People’s perceptions about hemp plants, particularly the cannabinoid (CBD), have shifted dramatically in recent years. Using CBD supplements or topicals to boost overall health has become fairly common. When individuals think about adding CBD supplements to their diet, they usually think of CBD oils since they are convenient to ingest CBD and offer rapid effectiveness. In addition, CBD topicals are gaining popularity and people include them in their daily routine. CBD topicals are no longer limited to body creams and patches. CBD companies are coming up with new and exciting ways to use and benefit from CBD in topical form. For example, CBD bath bombs have become an instant hit, providing a fun and therapeutic way to enjoy the benefits of CBD. What exactly is a CBD bath bomb, and why should you give it a try?
What is CBD?
CBD is among the two primary active components in the cannabis plant. Unlike delta-9-tetrahydrocannabinol (THC), CBD does not make users high. As a result, CBD-infused products do not produce psychoactive mental effects. CBD can assist in supporting the body’s natural endocannabinoid system and increase the creation of endocannabinoids. This system influences vital body functions such as response to stress, sleep, and mood and affects how quickly people recover. Russo, (2016) suggests that deficiencies in the ECS may contribute to various health conditions, from migraines to autism and fibromyalgia. CBD could help enhance health by addressing inadequacies if that is the case.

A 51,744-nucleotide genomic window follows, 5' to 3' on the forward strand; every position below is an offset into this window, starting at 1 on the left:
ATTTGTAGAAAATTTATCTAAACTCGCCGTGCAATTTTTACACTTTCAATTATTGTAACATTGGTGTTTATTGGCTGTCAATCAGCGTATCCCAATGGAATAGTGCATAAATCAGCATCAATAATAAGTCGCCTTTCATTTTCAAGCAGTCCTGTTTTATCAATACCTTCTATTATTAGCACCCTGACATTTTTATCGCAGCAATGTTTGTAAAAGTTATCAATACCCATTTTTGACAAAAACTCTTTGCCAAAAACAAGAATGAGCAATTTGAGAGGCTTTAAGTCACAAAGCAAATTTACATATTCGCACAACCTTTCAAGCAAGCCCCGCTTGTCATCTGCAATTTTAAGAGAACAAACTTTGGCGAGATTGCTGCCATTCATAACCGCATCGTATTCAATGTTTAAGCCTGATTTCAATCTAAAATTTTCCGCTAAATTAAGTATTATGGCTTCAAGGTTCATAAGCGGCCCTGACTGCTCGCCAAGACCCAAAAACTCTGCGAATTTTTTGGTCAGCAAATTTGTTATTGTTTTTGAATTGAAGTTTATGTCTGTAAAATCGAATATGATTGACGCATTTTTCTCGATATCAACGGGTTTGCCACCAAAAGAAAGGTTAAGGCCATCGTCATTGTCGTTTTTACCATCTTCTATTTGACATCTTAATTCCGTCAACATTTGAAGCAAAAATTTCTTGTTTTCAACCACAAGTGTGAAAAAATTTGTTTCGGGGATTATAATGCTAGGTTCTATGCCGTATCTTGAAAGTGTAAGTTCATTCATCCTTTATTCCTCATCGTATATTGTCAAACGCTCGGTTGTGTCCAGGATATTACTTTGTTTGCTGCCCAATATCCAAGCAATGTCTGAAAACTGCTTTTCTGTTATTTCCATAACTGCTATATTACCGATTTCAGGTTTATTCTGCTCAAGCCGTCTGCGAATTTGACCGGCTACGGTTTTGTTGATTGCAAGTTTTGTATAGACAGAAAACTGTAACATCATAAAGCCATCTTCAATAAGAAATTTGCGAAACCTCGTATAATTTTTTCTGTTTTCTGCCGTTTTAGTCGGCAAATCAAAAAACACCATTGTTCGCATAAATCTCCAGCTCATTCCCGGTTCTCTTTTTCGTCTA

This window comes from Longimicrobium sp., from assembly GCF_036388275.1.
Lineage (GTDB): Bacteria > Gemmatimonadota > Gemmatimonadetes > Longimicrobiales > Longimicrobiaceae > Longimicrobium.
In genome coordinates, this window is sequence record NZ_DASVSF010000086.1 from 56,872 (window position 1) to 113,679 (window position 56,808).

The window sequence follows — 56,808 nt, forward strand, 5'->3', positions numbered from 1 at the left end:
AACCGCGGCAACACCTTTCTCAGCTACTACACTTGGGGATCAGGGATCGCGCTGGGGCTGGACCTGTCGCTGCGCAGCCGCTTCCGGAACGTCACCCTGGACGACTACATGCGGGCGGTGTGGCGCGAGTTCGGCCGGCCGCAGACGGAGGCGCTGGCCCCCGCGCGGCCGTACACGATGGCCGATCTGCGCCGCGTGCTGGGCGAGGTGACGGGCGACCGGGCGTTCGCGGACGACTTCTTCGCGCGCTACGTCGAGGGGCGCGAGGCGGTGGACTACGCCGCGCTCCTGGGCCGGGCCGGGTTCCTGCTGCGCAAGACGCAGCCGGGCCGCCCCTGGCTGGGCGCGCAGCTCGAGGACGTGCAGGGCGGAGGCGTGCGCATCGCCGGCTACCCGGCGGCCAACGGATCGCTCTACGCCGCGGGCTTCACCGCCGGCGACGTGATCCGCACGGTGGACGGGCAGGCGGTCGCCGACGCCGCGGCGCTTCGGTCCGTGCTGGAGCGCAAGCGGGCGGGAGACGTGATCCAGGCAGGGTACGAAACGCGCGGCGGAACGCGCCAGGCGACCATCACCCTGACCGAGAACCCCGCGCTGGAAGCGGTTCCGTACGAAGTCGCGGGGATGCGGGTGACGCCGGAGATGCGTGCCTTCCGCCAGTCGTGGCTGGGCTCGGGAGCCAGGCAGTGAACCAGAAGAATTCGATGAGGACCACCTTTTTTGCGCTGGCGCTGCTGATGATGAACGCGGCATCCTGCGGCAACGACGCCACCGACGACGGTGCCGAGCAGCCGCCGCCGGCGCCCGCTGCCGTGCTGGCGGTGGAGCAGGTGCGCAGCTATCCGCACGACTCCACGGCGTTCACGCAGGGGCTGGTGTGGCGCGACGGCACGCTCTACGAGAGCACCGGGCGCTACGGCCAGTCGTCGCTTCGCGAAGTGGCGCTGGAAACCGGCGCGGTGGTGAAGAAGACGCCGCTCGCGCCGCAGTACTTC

CBD Bath Bombs
CBD oil is created by diluting cannabidiol from the cannabis plant with a carrier oil. Bath bombs or bath salts are made by combining CBD oil with other components, such as essential oils and fragrances, and sometimes color to add fun to the mix. CBD-infused bath bombs are similar to ordinary bath bombs in many aspects. Both products are visually similar and come in various vivid colors and shapes. Also, they are designed to be dropped into a water bath, causing a gradual fizz while infusing the water with their color and aroma.
In addition, herbs, flower petals, and crystals are commonly found in CBD bath bombs, just as in normal bath bombs. The key difference between CBD-infused bath bombs and ordinary bath bombs is that CBD extract is used in the former. So, why is this relaxing, homeostasis-promoting cannabis-derived plant ingredient important for soaking in the tub?
CBD Bath Benefits
The Heat Accelerates CBD’s Anti-Inflammatory Benefits
According to a study by Pellati, et al. (2018), CBD is best used for inflammation, the main cause of skin problems, such as eczema or discomfort. Therefore, soaking in hot water with a CBD-infused product, such as bath salts or a bath bomb, speeds up the absorption of CBD into the skin and bloodstream through the pores. Heat dilates blood vessels, allowing CBD and other ingredients to be absorbed more quickly. It also assists in the relaxation of muscles and the opening of airways, making breathing easier. Therefore, the calming, pain-relieving, and anti-inflammatory actions of CBD are all combined with the heat benefits.
CBD Might Make That Bath More Relaxing